Jules Verne: Five Weeks in a Balloon

10. CHAPTER TENTH. (continued)

"On the upper part of this tank is a platinum tube provided with a stopcock.

"You will now readily understand, gentlemen, the apparatus that I have described to you is really a gas cylinder and blow-pipe for oxygen and hydrogen, the heat of which exceeds that of a forge fire.

"This much established, I proceed to the second part of my apparatus. From the lowest part of my balloon, which is hermetically closed, issue two tubes a little distance apart. The one starts among the upper layers of the hydrogen gas, the other amid the lower layers.

"These two pipes are provided at intervals with strong jointings of india-rubber, which enable them to move in harmony with the oscillations of the balloon.

"Both of them run down as far as the car, and lose themselves in an iron receptacle of cylindrical form, which is called the heat-tank. The latter is closed at its two ends by two strong plates of the same metal.

"The pipe running from the lower part of the balloon runs into this cylindrical receptacle through the lower plate; it penetrates the latter and then takes the form of a helicoidal or screw-shaped spiral, the rings of which, rising one over the other, occupy nearly the whole of the height of the tank. Before again issuing from it, this spiral runs into a small cone with a concave base, that is turned downward in the shape of a spherical cap.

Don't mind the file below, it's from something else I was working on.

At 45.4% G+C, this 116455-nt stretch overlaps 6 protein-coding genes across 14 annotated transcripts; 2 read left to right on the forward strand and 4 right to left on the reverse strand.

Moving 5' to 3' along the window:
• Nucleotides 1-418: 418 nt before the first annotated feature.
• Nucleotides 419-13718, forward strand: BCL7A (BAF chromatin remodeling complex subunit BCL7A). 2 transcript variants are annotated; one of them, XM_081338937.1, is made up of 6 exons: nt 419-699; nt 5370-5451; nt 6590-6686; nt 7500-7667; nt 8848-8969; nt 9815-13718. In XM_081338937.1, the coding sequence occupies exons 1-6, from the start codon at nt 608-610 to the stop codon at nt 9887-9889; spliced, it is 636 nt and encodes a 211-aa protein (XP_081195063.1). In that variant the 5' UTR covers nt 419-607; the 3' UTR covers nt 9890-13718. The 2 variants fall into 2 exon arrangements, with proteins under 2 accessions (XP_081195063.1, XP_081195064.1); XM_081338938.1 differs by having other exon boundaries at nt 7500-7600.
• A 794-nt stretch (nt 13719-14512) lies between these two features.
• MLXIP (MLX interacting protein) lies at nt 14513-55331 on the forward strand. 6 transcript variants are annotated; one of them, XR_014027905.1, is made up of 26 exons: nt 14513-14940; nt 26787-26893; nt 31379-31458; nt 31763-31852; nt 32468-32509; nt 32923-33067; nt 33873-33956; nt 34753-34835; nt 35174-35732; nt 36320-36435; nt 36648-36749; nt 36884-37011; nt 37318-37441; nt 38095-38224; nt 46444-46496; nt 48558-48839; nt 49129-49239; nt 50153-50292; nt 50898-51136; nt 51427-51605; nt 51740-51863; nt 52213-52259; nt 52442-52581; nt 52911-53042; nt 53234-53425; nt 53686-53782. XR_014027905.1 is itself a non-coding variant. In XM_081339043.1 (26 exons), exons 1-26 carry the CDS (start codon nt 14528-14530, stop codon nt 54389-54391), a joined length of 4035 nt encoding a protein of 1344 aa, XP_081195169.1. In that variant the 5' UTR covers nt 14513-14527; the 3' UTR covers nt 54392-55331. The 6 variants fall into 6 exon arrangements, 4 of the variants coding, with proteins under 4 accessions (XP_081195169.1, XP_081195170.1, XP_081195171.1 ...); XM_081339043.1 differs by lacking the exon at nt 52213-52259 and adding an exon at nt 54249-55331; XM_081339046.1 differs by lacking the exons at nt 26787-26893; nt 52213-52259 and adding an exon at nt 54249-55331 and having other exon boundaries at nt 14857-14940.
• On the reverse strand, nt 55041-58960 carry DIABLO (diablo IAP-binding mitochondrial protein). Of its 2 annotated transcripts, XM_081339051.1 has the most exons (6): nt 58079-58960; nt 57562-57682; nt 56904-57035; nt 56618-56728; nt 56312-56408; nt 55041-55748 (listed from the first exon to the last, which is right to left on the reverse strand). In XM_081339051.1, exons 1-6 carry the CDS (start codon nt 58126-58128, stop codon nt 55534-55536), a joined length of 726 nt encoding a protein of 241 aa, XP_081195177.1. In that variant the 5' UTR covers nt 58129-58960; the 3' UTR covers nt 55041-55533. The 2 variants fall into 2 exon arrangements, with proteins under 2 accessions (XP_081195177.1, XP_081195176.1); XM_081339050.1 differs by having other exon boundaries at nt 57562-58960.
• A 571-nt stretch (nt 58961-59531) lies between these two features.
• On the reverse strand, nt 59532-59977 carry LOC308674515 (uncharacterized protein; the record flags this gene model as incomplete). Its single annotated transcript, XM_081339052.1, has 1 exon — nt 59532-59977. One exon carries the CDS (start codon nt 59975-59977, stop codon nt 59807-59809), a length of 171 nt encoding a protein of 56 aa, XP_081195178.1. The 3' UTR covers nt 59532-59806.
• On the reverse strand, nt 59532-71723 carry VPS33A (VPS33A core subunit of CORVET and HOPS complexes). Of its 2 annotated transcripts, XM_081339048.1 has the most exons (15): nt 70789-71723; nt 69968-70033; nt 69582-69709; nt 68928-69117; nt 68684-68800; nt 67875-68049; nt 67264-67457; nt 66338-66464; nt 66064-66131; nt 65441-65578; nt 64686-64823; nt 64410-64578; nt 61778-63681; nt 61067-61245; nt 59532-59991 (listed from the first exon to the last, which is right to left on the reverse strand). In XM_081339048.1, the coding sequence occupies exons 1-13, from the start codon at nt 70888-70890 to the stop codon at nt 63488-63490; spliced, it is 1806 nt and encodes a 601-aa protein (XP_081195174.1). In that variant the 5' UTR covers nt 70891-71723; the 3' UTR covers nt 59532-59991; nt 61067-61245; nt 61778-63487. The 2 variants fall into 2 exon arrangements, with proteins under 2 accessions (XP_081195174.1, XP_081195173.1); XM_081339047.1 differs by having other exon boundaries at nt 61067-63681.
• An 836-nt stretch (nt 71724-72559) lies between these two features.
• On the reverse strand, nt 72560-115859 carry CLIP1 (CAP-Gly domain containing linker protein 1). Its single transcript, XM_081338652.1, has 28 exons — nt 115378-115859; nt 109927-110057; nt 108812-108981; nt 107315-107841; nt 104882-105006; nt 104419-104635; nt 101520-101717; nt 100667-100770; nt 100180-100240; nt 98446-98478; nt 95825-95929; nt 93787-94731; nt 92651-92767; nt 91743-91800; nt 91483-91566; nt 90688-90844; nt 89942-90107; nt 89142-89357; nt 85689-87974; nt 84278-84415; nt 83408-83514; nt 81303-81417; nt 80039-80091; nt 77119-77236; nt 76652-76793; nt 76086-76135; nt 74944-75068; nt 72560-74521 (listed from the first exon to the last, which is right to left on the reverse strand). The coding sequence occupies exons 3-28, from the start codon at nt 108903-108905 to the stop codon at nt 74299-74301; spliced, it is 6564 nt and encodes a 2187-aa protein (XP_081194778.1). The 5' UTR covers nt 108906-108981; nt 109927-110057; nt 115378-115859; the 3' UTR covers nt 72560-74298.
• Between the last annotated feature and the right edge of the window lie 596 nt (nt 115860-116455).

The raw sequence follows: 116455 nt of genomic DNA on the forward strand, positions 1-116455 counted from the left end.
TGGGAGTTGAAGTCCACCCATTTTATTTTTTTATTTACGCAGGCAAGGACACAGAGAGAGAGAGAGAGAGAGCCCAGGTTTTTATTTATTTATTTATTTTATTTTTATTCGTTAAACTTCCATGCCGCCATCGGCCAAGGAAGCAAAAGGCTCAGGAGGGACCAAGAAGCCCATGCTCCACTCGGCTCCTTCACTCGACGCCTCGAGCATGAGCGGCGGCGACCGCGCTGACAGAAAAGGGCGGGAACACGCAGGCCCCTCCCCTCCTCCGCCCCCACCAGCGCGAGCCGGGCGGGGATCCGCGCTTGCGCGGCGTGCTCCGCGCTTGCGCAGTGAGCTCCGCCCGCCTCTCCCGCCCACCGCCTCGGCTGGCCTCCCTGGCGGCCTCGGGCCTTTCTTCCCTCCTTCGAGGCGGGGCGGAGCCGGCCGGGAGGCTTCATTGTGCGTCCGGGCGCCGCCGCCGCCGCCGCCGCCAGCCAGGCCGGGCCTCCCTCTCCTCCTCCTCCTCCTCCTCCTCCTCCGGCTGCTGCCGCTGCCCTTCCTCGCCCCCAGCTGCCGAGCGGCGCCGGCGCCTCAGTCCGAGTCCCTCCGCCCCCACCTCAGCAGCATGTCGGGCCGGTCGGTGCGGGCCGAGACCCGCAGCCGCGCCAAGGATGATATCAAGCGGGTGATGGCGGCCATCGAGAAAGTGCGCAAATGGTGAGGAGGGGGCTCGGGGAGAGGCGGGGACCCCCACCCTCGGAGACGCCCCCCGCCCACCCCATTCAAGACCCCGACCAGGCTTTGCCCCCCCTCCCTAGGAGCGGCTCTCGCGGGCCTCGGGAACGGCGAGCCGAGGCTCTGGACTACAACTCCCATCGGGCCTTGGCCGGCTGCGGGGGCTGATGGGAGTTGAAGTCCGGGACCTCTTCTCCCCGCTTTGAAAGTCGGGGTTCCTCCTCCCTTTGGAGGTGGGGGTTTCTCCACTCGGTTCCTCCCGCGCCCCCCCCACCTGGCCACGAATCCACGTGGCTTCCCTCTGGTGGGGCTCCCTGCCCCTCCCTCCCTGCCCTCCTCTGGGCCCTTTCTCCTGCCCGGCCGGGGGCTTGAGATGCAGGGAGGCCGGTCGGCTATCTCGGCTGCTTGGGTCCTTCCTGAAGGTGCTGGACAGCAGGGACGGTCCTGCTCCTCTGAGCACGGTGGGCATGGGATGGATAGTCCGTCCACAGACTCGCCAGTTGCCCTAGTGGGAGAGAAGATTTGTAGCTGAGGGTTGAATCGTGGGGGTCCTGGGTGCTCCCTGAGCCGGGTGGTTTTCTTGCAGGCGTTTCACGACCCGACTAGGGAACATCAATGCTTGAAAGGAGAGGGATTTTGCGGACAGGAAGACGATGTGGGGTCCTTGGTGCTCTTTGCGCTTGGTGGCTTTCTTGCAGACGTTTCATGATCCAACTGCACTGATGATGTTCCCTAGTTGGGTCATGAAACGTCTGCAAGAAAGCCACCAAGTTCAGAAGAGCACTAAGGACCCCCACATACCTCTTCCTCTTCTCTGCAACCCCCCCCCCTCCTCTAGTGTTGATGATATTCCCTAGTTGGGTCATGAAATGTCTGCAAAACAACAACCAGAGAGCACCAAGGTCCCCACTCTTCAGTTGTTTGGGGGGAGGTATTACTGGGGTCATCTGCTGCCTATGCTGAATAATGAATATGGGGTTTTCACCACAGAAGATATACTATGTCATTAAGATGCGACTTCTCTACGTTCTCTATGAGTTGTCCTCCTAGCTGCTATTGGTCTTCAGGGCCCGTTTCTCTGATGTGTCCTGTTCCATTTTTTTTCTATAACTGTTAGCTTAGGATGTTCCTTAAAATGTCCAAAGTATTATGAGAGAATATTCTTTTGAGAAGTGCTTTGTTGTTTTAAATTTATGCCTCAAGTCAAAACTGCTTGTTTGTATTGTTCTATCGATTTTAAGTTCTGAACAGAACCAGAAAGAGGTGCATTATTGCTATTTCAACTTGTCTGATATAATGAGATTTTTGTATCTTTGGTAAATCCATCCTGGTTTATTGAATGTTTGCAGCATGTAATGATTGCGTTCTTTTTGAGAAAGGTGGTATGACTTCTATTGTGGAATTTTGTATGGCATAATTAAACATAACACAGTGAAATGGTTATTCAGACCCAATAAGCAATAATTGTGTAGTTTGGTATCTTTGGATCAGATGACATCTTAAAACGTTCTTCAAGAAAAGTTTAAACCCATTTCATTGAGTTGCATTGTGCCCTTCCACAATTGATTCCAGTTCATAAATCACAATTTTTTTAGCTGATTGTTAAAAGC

"It is from the top of this cone that the second pipe issues, and it runs, as I have said, into the upper beds of the balloon.

"The spherical cap of the small cone is of platinum, so as not to melt by the action of the cylinder and blow-pipe, for the latter are placed upon the bottom of the iron tank in the midst of the helicoidal spiral, and the extremity of their flame will slightly touch the cap in question.

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